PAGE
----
T.R. Reid: To me, the Japanese royal family seems to be the more admirable group of people. The countless divorces, the philandering, the tasteless comments that are commonplace among the Windsor family here would just be unthinkable in Japan.
Two of the world's most important leaders are dogged by political and personal problems -- Russia is on the verge of collapse and Clinton's legacy is in tatters . Global terrorism may again be on the rise, while the world economy teeters on the verge of uncertainty. Yet, you fall into the trap of America's preoccupation with British royalty by having a chat on this overblown topic, rather than addressing more serious problems facing the world. Can you tell me why?
T.R. Reid: The financial crisis in Russia is a much more important story than the British royal family. So is the jailing of that political prisoner in Malaysia. But that doesn't mean those two stories fill the entire paper.
Denver, Colorado: You were in Japan before, right? So what makes the Washington Post decide to send you from there to London?
T.R. Reid: Yeah, I thought that, too, at first. But I now feel this was quite a shrewd move on the part of my editors. They want to get the comparative view into their coverage, and so they have sent reporters from Nairobi to Hong Kong, from Delhi to Mexico City, and from Tokyo to London. I think it makes our coverage more interesting.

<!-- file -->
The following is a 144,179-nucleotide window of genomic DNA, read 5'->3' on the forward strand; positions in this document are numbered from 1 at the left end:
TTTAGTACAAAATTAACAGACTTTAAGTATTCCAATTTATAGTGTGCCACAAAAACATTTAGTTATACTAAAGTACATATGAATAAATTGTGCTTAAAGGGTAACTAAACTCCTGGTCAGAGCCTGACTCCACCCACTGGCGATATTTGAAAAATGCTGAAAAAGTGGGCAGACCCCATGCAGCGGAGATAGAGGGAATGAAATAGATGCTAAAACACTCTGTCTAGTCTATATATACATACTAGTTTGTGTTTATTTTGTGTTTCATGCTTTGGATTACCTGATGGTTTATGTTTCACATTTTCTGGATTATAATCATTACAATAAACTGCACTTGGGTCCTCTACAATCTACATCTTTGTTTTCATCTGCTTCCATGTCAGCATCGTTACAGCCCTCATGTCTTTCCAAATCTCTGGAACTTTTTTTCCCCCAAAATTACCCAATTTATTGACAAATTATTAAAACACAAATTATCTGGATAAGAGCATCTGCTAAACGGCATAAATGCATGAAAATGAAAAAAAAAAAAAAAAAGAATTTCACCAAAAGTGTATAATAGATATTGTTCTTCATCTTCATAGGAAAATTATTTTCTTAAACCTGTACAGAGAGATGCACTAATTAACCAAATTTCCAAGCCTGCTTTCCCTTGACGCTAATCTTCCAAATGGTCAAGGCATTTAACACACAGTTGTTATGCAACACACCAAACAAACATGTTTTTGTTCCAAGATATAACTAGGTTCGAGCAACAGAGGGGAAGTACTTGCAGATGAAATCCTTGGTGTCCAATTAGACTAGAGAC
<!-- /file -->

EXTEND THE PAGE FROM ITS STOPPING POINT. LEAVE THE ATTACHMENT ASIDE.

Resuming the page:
Landover Hills, Maryland:
Hi Mr. Reid,
T.R. Reid: Hi. Diana was a pretty good capitalist, I think.
Herndon, VA: Do you think there could be another Diana? I mean, even Mother Theresa hasn't received this much attention. Is there anyone that has so significantly captured the world's attention?
T.R. Reid: I'd say the phenomenal response to Diana's death had a lot to do with her, but it is also the product of a global media culture that grabs onto dramatic stories and won't let go. There's going to be another Diana. In a few years, when everybody is carrying a wrist-watch TV and a mobile Internet unit, the next Diana will be an even larger phenomenon.
Evanston, Ill.: Is there anyone who is lending credence to the conspiracy theories posed by Mohammed Al Fayed, or do they tend to dismiss them, as many in the press do, because there doesn't seem to be any proof to support his notion? Also, much has been made of the supposed anti-Muslim feeling in America; do you feel a similar attitude exists in Great Britain?
T.R. Reid: The media here are scoffing at Mr. Fayed's conspiracy theories. so are the British and french governments. One response to his theories is that he's trying to steer the blame away from himself, because the drunken driver of the car was his employee.
washington, d.c.: Over the past year, have you noticed a change in coverage of the royal family by British media?